In a blog post by Transport for Bucks contract director Martin Heeley, reveals a question frequently asked by residents across the county is: ‘Can I repair a pothole myself?’
Potholes have been a hot topic for frustrated residents and councillors across the county in recent years, as harsh winter weather takes its toll on Bucks roads.
Heavy rainfall and ice can cause potholes to form in roads, however transport teams are unable to carry out permanent repairs until the weather improves.
While some residents may feel like they could repair a pothole, Mr Heeley has instructed them to “leave it to the professionals” to avoid putting their, or anyone else’s, life at risk.
He said: “In short, the answer is no.
"Under no conditions should you ever try to repair a pothole, or any kind or road defect, yourself – and there are a number of reasons why.
“First of all, this is a big no-no from a health and safety point of view.
“You could harm yourself or another road user whilst completing the repair due to the fact that you might not know what you’re doing or that you may use the wrong equipment or materials, which could result in an injury.
“Additionally, a road user might injure themselves on the defect that you have repaired.
“By repairing the pothole yourself, you then become liable for that pothole, and would be fully responsible for anyone trying to claim for damage or injuries caused by it.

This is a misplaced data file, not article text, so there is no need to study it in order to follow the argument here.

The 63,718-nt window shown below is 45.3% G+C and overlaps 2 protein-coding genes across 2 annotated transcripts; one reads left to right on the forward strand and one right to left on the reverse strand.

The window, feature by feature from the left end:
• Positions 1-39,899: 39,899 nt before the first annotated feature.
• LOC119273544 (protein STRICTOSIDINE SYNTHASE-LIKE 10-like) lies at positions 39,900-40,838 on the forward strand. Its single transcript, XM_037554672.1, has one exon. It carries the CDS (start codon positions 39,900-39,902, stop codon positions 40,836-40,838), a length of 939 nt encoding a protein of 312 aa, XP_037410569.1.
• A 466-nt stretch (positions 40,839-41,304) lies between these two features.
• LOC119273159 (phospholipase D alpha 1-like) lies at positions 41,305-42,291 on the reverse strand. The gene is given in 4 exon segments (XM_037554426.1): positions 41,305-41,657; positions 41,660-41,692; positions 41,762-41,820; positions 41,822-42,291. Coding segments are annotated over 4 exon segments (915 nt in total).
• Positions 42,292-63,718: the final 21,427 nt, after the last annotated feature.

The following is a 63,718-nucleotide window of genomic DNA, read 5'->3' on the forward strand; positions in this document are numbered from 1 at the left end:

“Could you guarantee that you have fixed it so well, it won’t fall through and will never damage a car or cause injury to a member of the public?”
He added that appropriate traffic management needs to be in place, such as temporary lights, so repair work can be carried out safely.
Mr Heeley said: “Repairing a pothole, or any other kind of road defect, should be left to the professionals who are trained to do the job and are equipped with appropriate equipment to carry out the repair.
“It can be frustrating when you see a pothole on the road, report it and then it doesn’t get repaired as quickly as you would like.
“However, there is always a good reason behind why we haven’t repaired a pothole.
“We follow a risk-based approach that determines if we do or don’t repair a pothole, and we do this in the most value for money way possible.”
In November last year it was revealed the county council will receive £4.6 million from a £420 million pot of national finding for infrastructure repairs.
The grant, earmarked for potholes, bridge repairs and road defects must be spent by March this year.